This is when things got really interesting. As my collection of favorites swelled, I found myself handling it with the very same attention and care that I directed towards my own photostream. It took very little physical effort to mark a photo as favourite, but to me the act carried as much investment as clicking a picture with my own camera. I started thinking about the broad themes that ran through this motley collection of pictures and how they reflected both the subjects and style of my choice.

In time, I found a shift in my photographic eye – for the better. I got more critical of the pictures I was viewing – and my confidence in my ability to differentiate the good from the ordinary began to soar. I even periodically reviewed my favourites folder, to weed out pictures that seemed good to begin with but now didn’t quite make the cut. Hey, wait a minute. People usually do that with their own portfolios. So, does that say anything about my favourites folder?

A common adage in photography goes, ‘Photographers don’t make photographs. Light makes photographs; photographers merely capture them.’ This recognizes the fundamental truth that the photographer as an artist is actually a mere recorder patiently waiting as millions of images (in a hi-speed continuous video sequence called sight) flit by him every day. Using the apparatus of a camera, he chooses to freeze a few images out of these which, in the words of Hentri Cartier-Bresson, puts “in the same line of sight the head, the eye and the heart.”

And as I sit every day in front of my computer viewing millions of images flitting by and capturing a handful of them with the press of a button, am I doing anything different?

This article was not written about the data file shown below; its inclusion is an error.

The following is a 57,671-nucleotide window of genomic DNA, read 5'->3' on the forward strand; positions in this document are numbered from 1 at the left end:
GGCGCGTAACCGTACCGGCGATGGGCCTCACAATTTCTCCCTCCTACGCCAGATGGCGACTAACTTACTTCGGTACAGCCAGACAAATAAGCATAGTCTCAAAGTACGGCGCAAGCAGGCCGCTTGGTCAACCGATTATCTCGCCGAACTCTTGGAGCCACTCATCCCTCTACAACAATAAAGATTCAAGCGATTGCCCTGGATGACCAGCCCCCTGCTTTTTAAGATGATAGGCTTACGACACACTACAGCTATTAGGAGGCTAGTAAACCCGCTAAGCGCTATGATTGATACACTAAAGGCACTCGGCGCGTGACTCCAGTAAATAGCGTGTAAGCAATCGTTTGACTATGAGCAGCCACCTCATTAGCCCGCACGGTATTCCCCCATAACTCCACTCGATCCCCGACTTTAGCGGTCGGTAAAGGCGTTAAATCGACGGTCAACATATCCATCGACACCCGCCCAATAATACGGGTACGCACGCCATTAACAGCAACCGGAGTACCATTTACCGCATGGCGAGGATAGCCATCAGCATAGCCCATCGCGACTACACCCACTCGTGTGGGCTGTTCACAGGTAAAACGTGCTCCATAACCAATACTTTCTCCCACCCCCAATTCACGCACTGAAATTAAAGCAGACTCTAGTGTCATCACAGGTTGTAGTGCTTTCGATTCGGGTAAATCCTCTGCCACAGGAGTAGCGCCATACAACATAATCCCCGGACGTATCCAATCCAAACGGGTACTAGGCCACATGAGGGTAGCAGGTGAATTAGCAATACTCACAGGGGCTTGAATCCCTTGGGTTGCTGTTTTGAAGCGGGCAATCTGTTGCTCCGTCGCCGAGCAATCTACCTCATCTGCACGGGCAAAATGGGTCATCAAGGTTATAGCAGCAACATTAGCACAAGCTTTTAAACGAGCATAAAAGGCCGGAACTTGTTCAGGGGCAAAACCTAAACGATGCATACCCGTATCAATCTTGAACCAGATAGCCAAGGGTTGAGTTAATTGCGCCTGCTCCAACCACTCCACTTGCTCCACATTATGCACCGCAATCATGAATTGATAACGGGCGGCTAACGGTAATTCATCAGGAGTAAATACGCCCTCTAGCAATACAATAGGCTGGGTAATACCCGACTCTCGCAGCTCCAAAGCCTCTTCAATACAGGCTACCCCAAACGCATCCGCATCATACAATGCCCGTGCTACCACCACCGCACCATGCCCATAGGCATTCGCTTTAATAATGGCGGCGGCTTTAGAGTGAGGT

Like any photographer you and I know, I too am a mere recorder patiently waiting as an ever-flowing multitude of images marched past me – only to freeze and rescue a select few. If anything had changed, it was the apparatus I was using. I had, in fact, found the ultimate camera upgrade – one that would gather and present to me a selected shortlist of pre-processed images on every conceivable subject. And when I was satisfied with what I saw in the viewfinder, all I had to do was simply press a button. And the picture was taken.

Flickr, to me, had delivered on Kodak’s promise. And also imparted a valuable lesson on the upheavals and contradictions the online world will unleash in the future to come – for eg. the photographer without a camera. It has also convinced me that looking at the future with present-tinted glasses will only misguide us – and catch us unguarded when new paradigms cast on us their disruptive spell.

As far as my photography goes, I am only too pleased with the progress I am making. And as I fire up my browser every morning I know that a century old advertising slogan can now be resurrected, albeit with a minor change.

“We’ve done the rest, you just press the button. Flickr.”
About the author:
Iqbal Mohammed is Head of Innovation & Strategy at a digital innovation agency serving the DACH and wider European markets. He is the winner of the WPP Atticus Award for Best Original Published Writing in Marketing & Communication.
You can reach him via email or Twitter.